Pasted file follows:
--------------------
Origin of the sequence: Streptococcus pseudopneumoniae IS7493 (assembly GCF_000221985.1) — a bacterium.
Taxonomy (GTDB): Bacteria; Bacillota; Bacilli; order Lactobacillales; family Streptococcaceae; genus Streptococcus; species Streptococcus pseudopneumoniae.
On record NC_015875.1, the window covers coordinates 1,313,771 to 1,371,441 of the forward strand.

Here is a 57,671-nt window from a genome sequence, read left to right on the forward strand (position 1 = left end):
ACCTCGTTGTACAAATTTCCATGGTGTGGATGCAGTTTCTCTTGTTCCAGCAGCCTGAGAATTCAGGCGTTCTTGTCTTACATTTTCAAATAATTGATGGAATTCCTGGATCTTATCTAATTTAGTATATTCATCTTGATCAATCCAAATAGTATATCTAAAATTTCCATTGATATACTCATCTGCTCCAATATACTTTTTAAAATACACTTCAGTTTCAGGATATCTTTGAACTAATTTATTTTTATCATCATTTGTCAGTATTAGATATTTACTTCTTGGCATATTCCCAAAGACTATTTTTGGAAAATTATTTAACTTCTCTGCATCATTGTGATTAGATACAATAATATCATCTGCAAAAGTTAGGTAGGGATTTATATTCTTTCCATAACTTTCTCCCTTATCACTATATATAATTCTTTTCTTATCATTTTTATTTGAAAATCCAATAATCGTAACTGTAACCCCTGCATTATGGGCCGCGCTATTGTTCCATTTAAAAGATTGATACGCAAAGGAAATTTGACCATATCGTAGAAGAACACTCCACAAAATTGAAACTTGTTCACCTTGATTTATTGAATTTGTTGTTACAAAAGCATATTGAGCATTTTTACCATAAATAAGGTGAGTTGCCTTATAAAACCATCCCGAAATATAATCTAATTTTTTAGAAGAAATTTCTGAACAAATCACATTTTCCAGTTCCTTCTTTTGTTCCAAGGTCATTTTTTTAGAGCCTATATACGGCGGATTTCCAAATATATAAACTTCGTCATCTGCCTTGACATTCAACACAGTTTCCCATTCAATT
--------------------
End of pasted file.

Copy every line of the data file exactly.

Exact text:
Origin of the sequence: Streptococcus pseudopneumoniae IS7493 (assembly GCF_000221985.1) — a bacterium.
Taxonomy (GTDB): Bacteria; Bacillota; Bacilli; order Lactobacillales; family Streptococcaceae; genus Streptococcus; species Streptococcus pseudopneumoniae.
On record NC_015875.1, the window covers coordinates 1,313,771 to 1,371,441 of the forward strand.

Here is a 57,671-nt window from a genome sequence, read left to right on the forward strand (position 1 = left end):
ACCTCGTTGTACAAATTTCCATGGTGTGGATGCAGTTTCTCTTGTTCCAGCAGCCTGAGAATTCAGGCGTTCTTGTCTTACATTTTCAAATAATTGATGGAATTCCTGGATCTTATCTAATTTAGTATATTCATCTTGATCAATCCAAATAGTATATCTAAAATTTCCATTGATATACTCATCTGCTCCAATATACTTTTTAAAATACACTTCAGTTTCAGGATATCTTTGAACTAATTTATTTTTATCATCATTTGTCAGTATTAGATATTTACTTCTTGGCATATTCCCAAAGACTATTTTTGGAAAATTATTTAACTTCTCTGCATCATTGTGATTAGATACAATAATATCATCTGCAAAAGTTAGGTAGGGATTTATATTCTTTCCATAACTTTCTCCCTTATCACTATATATAATTCTTTTCTTATCATTTTTATTTGAAAATCCAATAATCGTAACTGTAACCCCTGCATTATGGGCCGCGCTATTGTTCCATTTAAAAGATTGATACGCAAAGGAAATTTGACCATATCGTAGAAGAACACTCCACAAAATTGAAACTTGTTCACCTTGATTTATTGAATTTGTTGTTACAAAAGCATATTGAGCATTTTTACCATAAATAAGGTGAGTTGCCTTATAAAACCATCCCGAAATATAATCTAATTTTTTAGAAGAAATTTCTGAACAAATCACATTTTCCAGTTCCTTCTTTTGTTCCAAGGTCATTTTTTTAGAGCCTATATACGGCGGATTTCCAAATATATAAACTTCGTCATCTGCCTTGACATTCAACACAGTTTCCCATTCAATT